Secondary schools across the UK are being encouraged to take part in a new challenge, inspired by the testimonies of Holocaust and genocide survivors, to empower pupils to make a difference in their own communities.
Launched by USC Shoah Foundation in partnership with Discovery Education, the Stronger Than Hate Challenge inspires pupils to take positive local action against prejudice and to capture their work in a short film. Introduced in the US and Canada in 2013, the high-profile challenge is being launched in the UK for the first time, along with new classroom resources to help teachers and pupils recognise and counter hate and discrimination.
Founded after the making of Steven Spielberg’s film Schindler’s List, USC Shoah Foundation collects audio visual testimonies from survivors and witnesses of genocides around the world, preserving their stories for future generations. Students taking part in Stronger Than Hate Challenge will listen to these testimonies and be inspired to do something positive to effect change in their own communities, capturing their journey in a short video essay that shares their message with the world. Last year’s winning entry was a project to raise awareness of the struggles faced by immigrant families in Chicago, Illinois.
The Stronger Than Hate Challenge is part of a larger educational initiative, Teaching with Testimony, which is comprised of a series of resources and videos that empower students to employ empathy, build critical-thinking skills, and become inspired to create a brighter future after listening to first-hand accounts from survivors and witnesses of genocide. Program resources are available at no cost at TeachingWithTestimony.com. Discovery Education has also collaborated with USC Shoah Foundation to produce special age-appropriate resources for younger children. These are available to primary schools through Discovery Education Espresso – an award-winning, cross curricular digital learning service for teachers and pupils supporting the delivery of the National Curriculum and the successful integration of digital media into teaching and learning.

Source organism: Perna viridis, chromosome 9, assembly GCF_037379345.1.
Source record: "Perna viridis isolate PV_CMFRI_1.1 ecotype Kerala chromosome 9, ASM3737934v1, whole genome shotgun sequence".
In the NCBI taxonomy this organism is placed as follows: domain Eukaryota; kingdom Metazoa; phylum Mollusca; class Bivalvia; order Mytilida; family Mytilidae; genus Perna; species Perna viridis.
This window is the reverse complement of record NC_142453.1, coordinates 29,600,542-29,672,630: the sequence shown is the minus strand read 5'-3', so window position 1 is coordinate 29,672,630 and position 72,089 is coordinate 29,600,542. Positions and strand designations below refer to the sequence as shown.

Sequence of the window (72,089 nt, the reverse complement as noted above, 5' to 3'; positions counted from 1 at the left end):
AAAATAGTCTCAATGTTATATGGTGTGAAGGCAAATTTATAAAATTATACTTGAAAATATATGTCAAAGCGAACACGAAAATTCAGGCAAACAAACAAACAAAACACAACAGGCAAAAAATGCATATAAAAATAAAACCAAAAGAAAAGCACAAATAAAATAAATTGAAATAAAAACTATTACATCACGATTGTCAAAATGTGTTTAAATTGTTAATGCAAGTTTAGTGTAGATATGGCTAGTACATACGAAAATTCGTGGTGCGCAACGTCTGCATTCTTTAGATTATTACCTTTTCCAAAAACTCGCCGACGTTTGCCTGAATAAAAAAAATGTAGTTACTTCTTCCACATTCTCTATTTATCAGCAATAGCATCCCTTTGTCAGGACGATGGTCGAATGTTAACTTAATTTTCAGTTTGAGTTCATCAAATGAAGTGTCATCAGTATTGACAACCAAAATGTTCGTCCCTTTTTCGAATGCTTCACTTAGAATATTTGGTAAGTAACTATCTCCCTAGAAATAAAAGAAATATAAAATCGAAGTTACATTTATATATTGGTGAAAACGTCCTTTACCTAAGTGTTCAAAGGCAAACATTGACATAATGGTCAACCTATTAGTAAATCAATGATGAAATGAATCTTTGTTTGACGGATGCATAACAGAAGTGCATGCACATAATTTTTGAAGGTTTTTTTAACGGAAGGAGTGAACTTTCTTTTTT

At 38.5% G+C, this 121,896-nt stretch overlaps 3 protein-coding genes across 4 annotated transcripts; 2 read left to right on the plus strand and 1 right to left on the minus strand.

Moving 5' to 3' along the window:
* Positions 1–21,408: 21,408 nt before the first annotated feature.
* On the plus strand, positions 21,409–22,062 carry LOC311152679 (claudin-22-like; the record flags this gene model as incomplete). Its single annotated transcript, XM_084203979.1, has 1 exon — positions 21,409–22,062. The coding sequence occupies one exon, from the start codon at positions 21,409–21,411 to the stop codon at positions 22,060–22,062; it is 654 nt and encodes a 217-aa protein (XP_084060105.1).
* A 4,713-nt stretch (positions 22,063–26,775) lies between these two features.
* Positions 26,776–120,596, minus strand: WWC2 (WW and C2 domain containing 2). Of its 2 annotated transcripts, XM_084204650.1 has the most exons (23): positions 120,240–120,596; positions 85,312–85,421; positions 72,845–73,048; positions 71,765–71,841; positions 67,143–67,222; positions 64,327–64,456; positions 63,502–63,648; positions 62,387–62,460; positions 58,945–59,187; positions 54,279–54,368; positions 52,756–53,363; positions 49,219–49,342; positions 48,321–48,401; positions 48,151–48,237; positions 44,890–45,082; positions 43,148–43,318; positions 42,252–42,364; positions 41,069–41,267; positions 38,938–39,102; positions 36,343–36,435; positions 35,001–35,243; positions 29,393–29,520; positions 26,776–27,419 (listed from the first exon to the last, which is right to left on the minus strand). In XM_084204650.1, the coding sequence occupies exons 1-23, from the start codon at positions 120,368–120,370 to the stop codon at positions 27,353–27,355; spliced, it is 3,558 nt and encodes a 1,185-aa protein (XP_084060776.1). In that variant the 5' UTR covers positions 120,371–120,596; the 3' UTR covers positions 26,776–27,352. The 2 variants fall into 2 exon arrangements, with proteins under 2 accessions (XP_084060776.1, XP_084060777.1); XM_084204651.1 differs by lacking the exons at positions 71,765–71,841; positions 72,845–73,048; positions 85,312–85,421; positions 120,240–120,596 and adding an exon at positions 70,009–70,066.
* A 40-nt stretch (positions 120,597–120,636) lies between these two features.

Open to UK secondary school pupils age 13-18, the Stronger Than Hate Challenge runs from 14th January to 6th May 2019, with a total prize fund of up to £12,500, including school grants totalling over £6,500 and iPads.
Claudia Wiedeman, USC Shoah Foundation Director of Education said:
“Every year, USC Shoah Foundation continues to advance the mission of engaging students in themes around discrimination, genocide and identity to help young people build the necessary skills to counter hate. By expanding our partnership with Discovery Education and connecting students with real testimonies, we are able to inspire communities of leaders to act in positive and meaningful ways.”
Hazel Carter, Discovery Education UK’s Marketing Director said:
“We are proud to support USC Shoah Foundation, and to bring the Stronger Than Hate Challenge to UK schools for the very first time. We hope that it will enable students to explore challenging topics with their peers, using their voices to stand against all forms of discrimination and intolerance, while working for positive change in their own communities.”
As USC Shoah Foundation founder Steven Spielberg has said, “We show the power of random acts of kindness because the best way to teach empathy is by using the power of example.”
The Stronger Than Hate Challenge UK winners will be announced in June 2019. First prize is a £5,000 grant, awarded to the winning school to help teachers implement positive change. £1,000 and £500 grants will be similarly presented to the second and third place schools. iPads are also on offer for up to four pupils on each winning team.
Schools should visit teachingwithtestimony.com/challenge-uk to enter.
For more information about Discovery Education’s digital content and professional development services, visit discoveryeducation.co.uk.